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Year : 2013  |  Volume : 7  |  Issue : 1  |  Page : 20-23

Orbital and ocular trauma at Ahmadu Bello University Teaching Hospital, Shika-Zaria: A retrospective review

Department of Ophthalmology, Ahmadu Bello University Teaching Hospital, Shika, Zaria, Nigeria

Correspondence Address:
Abdulkadir L Rafindadi
Department of Ophthalmology, Ahmadu Bello University Teaching Hospital, Shika, Zaria
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Source of Support: None, Conflict of Interest: None

DOI: 10.4103/0331-3131.119982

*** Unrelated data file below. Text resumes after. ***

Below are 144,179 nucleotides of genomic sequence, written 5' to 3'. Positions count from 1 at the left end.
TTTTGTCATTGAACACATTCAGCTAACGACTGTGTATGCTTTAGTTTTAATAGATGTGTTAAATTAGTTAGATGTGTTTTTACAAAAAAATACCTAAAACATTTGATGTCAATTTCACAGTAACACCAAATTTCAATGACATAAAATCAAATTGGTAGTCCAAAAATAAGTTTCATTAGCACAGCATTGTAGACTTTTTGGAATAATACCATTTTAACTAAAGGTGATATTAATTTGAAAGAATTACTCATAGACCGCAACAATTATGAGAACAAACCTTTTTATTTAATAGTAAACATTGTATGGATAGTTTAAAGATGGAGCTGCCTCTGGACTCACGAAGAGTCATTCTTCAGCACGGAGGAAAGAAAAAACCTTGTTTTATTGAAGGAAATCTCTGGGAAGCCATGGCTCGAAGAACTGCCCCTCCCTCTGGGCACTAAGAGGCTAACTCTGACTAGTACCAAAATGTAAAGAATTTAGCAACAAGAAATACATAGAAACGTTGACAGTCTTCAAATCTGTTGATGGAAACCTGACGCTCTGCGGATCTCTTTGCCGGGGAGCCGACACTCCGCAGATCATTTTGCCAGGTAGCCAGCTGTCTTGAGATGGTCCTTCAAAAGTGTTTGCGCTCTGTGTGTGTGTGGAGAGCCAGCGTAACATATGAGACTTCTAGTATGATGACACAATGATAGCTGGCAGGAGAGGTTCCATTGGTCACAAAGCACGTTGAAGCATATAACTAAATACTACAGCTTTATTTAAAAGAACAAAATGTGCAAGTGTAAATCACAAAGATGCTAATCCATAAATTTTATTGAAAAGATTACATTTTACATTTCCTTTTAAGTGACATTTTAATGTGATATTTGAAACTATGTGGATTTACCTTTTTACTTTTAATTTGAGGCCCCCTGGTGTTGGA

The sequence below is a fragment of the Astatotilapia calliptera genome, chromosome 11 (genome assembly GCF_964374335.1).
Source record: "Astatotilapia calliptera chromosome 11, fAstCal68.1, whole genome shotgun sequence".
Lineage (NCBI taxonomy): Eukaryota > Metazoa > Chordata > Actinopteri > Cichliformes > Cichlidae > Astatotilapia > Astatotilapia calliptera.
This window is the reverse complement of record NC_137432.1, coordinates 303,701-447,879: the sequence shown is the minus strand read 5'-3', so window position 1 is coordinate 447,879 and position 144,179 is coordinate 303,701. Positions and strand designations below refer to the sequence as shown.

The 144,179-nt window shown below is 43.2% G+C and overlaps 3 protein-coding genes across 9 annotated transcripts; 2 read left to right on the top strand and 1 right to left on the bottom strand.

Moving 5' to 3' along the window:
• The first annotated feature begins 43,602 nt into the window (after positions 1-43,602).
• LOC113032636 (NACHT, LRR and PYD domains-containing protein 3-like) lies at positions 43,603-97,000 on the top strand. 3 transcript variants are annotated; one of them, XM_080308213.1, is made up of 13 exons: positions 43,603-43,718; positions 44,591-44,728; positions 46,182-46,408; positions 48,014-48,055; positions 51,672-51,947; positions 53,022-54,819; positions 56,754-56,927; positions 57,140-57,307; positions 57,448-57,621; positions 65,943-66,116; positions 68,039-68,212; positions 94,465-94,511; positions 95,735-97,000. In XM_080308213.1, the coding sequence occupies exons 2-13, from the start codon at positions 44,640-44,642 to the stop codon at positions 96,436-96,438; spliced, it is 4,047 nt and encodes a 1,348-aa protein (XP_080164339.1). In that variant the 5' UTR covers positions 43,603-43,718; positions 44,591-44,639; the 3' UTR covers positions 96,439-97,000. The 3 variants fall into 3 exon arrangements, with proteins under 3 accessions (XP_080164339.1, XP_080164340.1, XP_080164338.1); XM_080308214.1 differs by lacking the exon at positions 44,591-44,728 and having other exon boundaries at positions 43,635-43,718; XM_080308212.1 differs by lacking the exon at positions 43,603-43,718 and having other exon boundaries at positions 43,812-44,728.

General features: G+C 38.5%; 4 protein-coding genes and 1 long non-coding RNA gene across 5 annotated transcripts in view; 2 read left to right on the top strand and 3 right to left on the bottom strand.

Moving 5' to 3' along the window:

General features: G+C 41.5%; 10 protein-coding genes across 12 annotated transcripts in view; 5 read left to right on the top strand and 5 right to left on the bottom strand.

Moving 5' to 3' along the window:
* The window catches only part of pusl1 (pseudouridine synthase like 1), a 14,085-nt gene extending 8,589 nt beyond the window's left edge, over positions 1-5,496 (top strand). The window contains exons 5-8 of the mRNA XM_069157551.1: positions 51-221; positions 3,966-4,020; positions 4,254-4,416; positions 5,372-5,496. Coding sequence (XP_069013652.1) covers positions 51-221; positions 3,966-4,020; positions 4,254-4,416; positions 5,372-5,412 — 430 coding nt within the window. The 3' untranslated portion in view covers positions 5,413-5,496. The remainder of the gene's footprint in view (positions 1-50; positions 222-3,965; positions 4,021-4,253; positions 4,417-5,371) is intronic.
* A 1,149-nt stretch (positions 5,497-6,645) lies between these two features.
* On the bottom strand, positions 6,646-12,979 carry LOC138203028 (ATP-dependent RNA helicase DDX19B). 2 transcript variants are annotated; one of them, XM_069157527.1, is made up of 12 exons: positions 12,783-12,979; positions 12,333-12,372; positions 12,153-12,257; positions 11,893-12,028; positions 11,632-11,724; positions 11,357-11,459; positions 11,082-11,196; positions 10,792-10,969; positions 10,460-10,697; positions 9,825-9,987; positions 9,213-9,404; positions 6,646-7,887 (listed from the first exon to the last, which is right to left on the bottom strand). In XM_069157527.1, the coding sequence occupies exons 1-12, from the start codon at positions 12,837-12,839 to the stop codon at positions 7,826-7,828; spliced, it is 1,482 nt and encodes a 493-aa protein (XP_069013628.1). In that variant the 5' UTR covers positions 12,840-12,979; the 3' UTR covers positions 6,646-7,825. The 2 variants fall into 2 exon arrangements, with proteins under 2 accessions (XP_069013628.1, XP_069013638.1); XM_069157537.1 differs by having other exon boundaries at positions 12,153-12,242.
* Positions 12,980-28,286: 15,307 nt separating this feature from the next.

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Background: Orbital and ocular trauma is a major cause of monocular blindness and visual impairment worldwide. The department of ophthalmology of the Ahmadu Bello University Teaching Hospital (ABUTH) only existed at the old Kaduna hospital prior to the full functional take off at the new Shika hospital complex. With the number of orbital/ocular trauma cases and resulting complications on the increase in the eye clinic, a review to determine the incidence, as well as management protocol will lead to improvement in the treatment and visual outcomes of future cases. Aim: To determine the incidence of orbital/ocular trauma in ABUTH, Shika-Zaria. Materials and Methods: A retrospective study involving the analyses of all case files of patients who had orbital trauma and were treated at the eye clinic, ABUTH, Shika-Zaria between January 2006 and December 2007. A detailed protocol was used for data entry. Results: A total of 142 (1.8%) patients with orbital/ocular trauma were seen over a period of 2 years. The male to female ratio was 3:1. The age range was 4 months to 65 years. A unimodal age pattern was observed with peak occurrence in those 16-30 years (33.1%), closely followed by age group 0-15 years (32.4%). Individuals most commonly involved in orbital/ocular trauma were students (32.4%), while the home (42.3%) was the most common location where injury occurred. Mild blunt trauma (49.3%) was the most common diagnosis, followed by severe blunt trauma (30.3%). Severe and mild penetrating injury occurred in (16.2%) and (4.2%) of the patients respectively. Conclusion: An important cause of ocular morbidity presenting at the eye clinic of the ABUTH, Shika-Zaria is orbital/ocular trauma. Factors associated with increased occurrences of orbital/ocular trauma include younger age, male gender, being a student, and domestic and road traffic accidents. More care should be provided at school play grounds, and adequate supervision should be given to vulnerable groups in homes. Road safety rules and guidelines should be enforced on the highways.

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